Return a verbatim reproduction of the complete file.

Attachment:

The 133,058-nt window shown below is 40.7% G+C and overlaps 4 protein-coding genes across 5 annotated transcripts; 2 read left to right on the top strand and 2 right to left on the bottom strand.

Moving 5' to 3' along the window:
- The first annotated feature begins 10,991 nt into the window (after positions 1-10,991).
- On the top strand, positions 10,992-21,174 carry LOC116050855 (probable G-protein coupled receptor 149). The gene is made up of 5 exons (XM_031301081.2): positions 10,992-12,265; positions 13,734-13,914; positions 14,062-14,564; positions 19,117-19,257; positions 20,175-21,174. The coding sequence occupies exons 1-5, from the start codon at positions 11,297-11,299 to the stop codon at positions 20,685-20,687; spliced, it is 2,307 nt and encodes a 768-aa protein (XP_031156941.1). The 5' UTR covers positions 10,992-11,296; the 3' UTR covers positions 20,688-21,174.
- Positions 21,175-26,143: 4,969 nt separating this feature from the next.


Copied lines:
The 133,058-nt window shown below is 40.7% G+C and overlaps 4 protein-coding genes across 5 annotated transcripts; 2 read left to right on the top strand and 2 right to left on the bottom strand.

Moving 5' to 3' along the window:
- The first annotated feature begins 10,991 nt into the window (after positions 1-10,991).
- On the top strand, positions 10,992-21,174 carry LOC116050855 (probable G-protein coupled receptor 149). The gene is made up of 5 exons (XM_031301081.2): positions 10,992-12,265; positions 13,734-13,914; positions 14,062-14,564; positions 19,117-19,257; positions 20,175-21,174. The coding sequence occupies exons 1-5, from the start codon at positions 11,297-11,299 to the stop codon at positions 20,685-20,687; spliced, it is 2,307 nt and encodes a 768-aa protein (XP_031156941.1). The 5' UTR covers positions 10,992-11,296; the 3' UTR covers positions 20,688-21,174.
- Positions 21,175-26,143: 4,969 nt separating this feature from the next.